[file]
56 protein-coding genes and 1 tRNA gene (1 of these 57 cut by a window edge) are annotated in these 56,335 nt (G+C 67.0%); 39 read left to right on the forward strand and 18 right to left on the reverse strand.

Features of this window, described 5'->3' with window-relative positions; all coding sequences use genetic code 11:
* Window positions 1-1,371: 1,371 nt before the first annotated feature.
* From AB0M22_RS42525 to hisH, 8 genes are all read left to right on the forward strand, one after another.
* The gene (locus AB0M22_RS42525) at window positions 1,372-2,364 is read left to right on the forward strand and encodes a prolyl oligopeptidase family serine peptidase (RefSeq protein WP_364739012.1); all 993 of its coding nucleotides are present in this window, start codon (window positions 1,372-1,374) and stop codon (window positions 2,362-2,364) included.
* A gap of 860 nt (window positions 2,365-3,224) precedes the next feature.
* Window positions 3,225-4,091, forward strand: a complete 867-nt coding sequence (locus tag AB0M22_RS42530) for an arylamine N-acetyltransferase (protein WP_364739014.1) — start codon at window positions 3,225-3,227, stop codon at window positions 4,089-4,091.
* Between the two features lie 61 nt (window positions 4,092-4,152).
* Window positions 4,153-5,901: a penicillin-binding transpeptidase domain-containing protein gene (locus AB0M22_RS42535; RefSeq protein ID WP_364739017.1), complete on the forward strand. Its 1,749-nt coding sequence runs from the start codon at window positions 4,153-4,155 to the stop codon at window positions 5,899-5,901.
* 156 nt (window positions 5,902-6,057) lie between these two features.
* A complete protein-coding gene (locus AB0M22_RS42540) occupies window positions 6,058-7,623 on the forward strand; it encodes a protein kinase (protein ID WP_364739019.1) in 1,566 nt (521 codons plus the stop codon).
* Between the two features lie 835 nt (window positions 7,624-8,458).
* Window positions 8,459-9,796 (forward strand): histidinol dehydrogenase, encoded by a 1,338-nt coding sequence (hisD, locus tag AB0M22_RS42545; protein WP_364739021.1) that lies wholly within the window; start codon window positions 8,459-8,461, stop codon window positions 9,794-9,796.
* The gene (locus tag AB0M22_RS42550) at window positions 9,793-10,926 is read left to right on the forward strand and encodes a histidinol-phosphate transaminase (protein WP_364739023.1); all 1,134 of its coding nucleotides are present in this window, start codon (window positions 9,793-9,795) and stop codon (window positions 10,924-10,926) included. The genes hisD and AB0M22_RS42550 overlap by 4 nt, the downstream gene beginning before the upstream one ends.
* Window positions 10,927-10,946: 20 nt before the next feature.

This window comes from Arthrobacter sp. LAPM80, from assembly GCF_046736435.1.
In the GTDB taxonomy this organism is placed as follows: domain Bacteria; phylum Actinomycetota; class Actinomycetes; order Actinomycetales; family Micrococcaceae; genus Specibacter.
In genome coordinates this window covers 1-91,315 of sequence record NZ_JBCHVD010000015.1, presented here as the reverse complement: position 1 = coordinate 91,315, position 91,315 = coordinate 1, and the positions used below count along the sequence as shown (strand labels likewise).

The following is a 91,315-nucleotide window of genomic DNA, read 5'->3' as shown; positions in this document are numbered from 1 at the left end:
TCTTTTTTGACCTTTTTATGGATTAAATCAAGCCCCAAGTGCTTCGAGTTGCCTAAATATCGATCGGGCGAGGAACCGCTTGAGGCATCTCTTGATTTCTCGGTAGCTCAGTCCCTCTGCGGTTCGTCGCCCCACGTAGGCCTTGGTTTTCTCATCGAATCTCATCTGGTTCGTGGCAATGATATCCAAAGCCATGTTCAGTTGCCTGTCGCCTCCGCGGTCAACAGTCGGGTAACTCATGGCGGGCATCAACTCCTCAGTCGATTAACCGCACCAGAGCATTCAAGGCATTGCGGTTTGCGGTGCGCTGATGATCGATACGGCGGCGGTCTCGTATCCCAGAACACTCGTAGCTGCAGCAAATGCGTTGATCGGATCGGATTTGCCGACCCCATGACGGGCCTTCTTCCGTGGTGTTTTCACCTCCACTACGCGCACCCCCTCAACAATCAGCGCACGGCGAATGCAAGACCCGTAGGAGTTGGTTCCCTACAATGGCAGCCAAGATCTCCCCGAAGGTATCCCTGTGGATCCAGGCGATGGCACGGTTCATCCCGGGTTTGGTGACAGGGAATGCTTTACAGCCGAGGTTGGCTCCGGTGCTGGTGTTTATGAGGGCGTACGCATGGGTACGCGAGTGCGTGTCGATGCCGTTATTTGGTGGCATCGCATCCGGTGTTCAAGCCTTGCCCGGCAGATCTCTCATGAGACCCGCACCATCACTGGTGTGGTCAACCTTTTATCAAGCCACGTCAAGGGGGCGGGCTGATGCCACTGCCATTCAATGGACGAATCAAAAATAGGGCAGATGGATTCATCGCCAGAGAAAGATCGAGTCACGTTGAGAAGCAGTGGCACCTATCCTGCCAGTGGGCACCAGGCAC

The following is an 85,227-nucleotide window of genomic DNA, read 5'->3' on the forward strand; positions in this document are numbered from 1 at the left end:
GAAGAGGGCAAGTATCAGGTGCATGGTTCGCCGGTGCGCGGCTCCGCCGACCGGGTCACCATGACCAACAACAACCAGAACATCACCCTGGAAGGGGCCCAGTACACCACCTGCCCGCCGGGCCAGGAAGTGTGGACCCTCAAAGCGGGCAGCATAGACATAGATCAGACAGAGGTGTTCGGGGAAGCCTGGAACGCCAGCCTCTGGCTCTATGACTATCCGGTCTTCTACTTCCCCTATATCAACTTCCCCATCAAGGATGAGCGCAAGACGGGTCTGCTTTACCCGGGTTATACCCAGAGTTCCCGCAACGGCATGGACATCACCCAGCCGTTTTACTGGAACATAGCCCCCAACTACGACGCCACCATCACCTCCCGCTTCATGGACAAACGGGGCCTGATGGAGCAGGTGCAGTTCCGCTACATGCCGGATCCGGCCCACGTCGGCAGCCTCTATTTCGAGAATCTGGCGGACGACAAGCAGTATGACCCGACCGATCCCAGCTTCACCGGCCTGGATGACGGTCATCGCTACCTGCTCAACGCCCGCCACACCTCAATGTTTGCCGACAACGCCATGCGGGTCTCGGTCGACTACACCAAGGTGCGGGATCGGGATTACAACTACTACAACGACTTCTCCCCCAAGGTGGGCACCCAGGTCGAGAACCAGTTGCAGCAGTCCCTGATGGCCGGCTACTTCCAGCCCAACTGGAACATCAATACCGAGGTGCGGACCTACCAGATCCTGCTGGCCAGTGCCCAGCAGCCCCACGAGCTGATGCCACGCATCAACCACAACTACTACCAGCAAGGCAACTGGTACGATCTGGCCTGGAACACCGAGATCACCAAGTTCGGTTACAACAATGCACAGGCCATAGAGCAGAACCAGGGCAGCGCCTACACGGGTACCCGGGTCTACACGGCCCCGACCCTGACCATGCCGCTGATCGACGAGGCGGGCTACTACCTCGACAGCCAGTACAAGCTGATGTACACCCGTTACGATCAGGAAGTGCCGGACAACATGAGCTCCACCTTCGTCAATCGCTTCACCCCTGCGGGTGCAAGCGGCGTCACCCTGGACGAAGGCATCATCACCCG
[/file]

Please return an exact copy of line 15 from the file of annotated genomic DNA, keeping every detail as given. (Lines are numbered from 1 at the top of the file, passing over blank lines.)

* Window positions 10,927-10,946: 20 nt before the next feature.